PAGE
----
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BY 4.0 license Open Access Published by De Gruyter Open Access November 8, 2022

If You Build It, They Might Not Come: The Effects of Socioeconomic Predictors on Library Activity and Funding

  • Michael Carlozzi EMAIL logo
From the journal Open Information Science


Many surveys have suggested that U.S. public library usage correlates with socioeconomic status and race; persons identifying as Non-Hispanic White, highly-educated, and affluent claim to use library services at a rate greater than those not belonging to these groups. These findings suggests that the dominant model of library service—a brick and mortar localized service point—interfaces poorly with marginalized and disenfranchised persons. This paper combines Public Library Survey and American Community Survey data for 49 U.S. states to explore the relationship between socioeconomic variables and public library usage. Using Bayesian hierarchical modeling, this paper finds corroboration for these surveys at the “community-level,” i.e., communities with higher socioeconomic status and more Non-Hispanic Whiteness are associated with greater levels of library activity. It also finds, using propensity score matching, that local funding is strongly associated with library activity, underscoring the importance of funding advocacy. The analysis suggests that U.S. library administrators who aim to reach marginalized and disenfranchised persons might want to consider service models alternate to the dominant brick and mortar model.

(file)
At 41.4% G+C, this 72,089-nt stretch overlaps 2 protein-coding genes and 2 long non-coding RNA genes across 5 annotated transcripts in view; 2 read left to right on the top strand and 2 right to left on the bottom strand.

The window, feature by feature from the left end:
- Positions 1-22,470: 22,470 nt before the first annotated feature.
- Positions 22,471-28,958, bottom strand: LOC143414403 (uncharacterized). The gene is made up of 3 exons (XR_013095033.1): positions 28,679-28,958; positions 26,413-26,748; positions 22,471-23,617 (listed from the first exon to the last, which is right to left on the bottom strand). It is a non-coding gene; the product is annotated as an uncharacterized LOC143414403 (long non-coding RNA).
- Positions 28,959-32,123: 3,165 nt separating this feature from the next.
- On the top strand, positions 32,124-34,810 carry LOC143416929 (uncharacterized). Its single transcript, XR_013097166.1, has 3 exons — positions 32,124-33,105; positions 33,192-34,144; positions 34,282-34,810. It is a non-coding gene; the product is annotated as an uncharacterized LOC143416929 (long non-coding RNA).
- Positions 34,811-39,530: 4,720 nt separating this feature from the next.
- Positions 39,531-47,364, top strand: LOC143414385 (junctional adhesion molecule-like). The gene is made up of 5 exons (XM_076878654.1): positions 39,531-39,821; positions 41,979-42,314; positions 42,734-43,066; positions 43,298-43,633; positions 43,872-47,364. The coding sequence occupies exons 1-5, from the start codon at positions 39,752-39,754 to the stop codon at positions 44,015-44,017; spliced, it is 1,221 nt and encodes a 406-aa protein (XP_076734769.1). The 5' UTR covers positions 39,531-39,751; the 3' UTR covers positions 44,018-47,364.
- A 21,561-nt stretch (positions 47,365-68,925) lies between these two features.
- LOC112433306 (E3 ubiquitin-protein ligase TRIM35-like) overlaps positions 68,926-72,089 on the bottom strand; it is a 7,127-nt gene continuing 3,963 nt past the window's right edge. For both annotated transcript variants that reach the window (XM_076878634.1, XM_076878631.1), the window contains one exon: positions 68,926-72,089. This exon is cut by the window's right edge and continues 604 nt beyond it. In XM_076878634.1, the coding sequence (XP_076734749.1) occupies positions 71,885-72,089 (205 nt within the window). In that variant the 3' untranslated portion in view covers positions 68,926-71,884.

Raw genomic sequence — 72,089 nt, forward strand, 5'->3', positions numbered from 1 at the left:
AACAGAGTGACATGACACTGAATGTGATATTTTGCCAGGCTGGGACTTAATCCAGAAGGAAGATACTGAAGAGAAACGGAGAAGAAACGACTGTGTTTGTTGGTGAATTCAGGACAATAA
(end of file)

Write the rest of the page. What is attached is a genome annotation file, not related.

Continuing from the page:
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Received: 2021-10-01
Accepted: 2022-06-12
Published Online: 2022-11-08

© 2022 Michael Carlozzi, published by De Gruyter

This work is licensed under the Creative Commons Attribution 4.0 International License.

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